2014-01-27   facebook twitter rss

Should Farmers Believe the Supermarkets?

“Should farmers believe anything the Supermarkets tell them?” asks Chris Mallon, Chief Executive of the National Beef Association, here he gives us an update on the situation.

Yet again finishers are wondering what happened to the demand for their cattle. A year ago consumers found out their cheap beef was horse, resulting in leading retailers telling farmers they were backing British beef, they had learnt their lesson and local produce was their goal.


Almost a year on and the promises seem hollow to those finishing British cattle. Prices have been on the slide for weeks and those producing under schemes such as Angus are being faced with long waiting lists. Retailers are putting pressure on processors to cut costs and cattle finishers are the first target.

The lure of cheap imported beef once again seems to be more important than supply chain integrity. After Ireland, Poland is the largest exporter of meat to the European market and already Irish-based processors are active there. The labelling of country of origin is important to the consumer and farmer, and when meat is an ingredient it also needs to show country of origin.

Costs to finish cattle remain high, and although concentrate prices have come back, this is only a relatively recent incident in the lifespan of the cattle ready at the moment, when these cattle were calves and young stores concentrates were at record prices.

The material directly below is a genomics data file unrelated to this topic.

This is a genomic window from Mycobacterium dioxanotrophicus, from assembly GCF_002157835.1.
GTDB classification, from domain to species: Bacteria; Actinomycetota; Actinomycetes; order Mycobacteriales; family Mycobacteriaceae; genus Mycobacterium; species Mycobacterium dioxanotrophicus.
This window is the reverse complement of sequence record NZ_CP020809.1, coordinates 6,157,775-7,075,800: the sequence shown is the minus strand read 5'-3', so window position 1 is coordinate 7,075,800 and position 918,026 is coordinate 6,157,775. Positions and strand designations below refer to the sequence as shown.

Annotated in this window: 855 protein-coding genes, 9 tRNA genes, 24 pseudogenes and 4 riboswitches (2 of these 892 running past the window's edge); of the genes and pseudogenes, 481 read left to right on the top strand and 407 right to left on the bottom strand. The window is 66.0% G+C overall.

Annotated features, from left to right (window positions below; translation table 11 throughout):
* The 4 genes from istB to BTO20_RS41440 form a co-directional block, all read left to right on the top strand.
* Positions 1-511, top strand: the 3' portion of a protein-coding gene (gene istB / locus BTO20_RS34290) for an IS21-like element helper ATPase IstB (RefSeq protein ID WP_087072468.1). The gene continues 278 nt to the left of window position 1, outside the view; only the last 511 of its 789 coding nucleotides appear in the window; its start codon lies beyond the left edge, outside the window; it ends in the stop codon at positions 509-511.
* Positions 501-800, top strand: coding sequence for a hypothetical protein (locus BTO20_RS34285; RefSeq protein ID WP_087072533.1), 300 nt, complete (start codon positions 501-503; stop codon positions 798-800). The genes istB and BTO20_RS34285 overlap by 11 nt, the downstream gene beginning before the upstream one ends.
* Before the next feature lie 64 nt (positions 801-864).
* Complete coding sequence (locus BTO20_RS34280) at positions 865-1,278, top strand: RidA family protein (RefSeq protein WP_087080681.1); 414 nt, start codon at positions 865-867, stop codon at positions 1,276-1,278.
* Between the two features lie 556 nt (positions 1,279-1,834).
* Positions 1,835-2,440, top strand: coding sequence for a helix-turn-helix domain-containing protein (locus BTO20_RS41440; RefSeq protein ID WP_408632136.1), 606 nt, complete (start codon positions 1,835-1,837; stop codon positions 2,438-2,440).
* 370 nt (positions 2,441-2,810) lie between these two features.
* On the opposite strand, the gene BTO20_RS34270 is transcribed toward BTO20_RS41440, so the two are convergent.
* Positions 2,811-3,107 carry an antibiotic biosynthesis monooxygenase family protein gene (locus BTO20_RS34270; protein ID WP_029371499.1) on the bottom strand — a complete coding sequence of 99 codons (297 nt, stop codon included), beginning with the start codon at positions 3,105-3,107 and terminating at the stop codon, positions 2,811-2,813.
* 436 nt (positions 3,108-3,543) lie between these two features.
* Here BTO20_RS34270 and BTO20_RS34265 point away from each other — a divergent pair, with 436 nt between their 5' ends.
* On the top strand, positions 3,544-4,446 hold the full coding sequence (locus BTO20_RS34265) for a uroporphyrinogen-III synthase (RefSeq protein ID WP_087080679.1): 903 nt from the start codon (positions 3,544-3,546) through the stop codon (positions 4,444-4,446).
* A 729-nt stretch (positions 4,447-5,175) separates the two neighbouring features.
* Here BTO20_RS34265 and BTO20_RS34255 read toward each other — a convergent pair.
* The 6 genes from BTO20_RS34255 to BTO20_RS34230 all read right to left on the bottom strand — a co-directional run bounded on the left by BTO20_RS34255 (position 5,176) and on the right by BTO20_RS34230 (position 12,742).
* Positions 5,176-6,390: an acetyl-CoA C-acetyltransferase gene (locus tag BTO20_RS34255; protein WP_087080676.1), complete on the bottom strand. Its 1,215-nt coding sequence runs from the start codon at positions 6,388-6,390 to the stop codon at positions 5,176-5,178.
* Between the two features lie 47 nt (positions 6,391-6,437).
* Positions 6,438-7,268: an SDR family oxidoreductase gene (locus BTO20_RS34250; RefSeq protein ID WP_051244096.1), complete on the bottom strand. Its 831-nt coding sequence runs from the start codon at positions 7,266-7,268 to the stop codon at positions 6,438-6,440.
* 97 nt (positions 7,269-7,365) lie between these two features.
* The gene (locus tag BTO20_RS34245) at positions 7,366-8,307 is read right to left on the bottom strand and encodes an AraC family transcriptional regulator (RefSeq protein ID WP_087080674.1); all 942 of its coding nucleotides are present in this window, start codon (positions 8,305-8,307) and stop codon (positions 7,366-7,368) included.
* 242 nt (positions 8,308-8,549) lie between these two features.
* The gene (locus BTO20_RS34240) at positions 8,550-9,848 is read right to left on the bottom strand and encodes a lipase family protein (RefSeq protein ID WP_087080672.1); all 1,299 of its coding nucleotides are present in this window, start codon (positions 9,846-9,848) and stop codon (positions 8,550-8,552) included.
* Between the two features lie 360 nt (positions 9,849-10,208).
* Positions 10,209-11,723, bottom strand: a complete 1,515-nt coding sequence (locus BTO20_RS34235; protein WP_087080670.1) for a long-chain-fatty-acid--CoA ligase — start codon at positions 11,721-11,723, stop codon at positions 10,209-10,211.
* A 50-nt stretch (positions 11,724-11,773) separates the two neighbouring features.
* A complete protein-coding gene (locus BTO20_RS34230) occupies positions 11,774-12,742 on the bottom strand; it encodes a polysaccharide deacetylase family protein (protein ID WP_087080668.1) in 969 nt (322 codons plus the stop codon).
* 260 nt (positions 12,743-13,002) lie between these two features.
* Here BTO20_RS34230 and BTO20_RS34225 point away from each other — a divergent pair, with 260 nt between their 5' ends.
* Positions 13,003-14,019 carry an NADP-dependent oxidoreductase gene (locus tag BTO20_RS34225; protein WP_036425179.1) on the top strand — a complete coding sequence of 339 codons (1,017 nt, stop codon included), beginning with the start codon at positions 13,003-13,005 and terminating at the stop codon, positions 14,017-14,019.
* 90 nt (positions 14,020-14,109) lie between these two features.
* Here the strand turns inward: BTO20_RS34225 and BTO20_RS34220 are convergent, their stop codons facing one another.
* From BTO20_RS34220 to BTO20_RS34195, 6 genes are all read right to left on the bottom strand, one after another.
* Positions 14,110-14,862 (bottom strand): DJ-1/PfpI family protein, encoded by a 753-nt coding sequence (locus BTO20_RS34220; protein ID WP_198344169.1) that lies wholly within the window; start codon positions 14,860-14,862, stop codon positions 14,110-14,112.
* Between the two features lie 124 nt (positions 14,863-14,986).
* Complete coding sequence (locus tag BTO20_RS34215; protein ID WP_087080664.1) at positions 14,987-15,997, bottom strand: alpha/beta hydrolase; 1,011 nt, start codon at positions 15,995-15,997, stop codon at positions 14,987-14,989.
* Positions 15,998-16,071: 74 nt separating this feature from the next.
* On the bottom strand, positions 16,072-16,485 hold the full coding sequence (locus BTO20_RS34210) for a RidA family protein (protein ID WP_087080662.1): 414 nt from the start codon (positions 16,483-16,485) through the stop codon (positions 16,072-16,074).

Beef farming is not like pig or poultry production, cattle farmers cannot completely change their production systems in a matter of weeks. From getting the cow in calf to getting the calf to anywhere near a slaughter weight will take at least 24 months for bulls and 33 months for steers. This is a long-term game with few shortcuts.

Angus beef schemes are being operated by many meat plants. This was in response to supposed retailer demand and commitment to native breeds, yet those farmers dedicating their system to producing are already been penalised by long waiting lists and reduced premiums.

Again it takes at least two years for these animals to reach slaughter weights, and only steers and heifers are eligible for the bonus. Will the processors and retailers stand by their bonus if large numbers are submitted for slaughter two years hence? The producer is reacting to what retailers and processors are saying they want and it seems once we have the goal posts are moved.

We all know that imported beef is steadily entering our market; no matter where it comes from it is having a detrimental effect on our price. Supermarket loyalty to British producers and the processors genuinely using British produce seems to have been short-lived.

Tesco, one of the UK’s biggest retailers maintained in April 2013 that they were “bringing food closer to home” and “building better relationships with farmers”. At the moment the relationship needs counselling before all trust is lost.


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link National Beef Association Beef Industry Update
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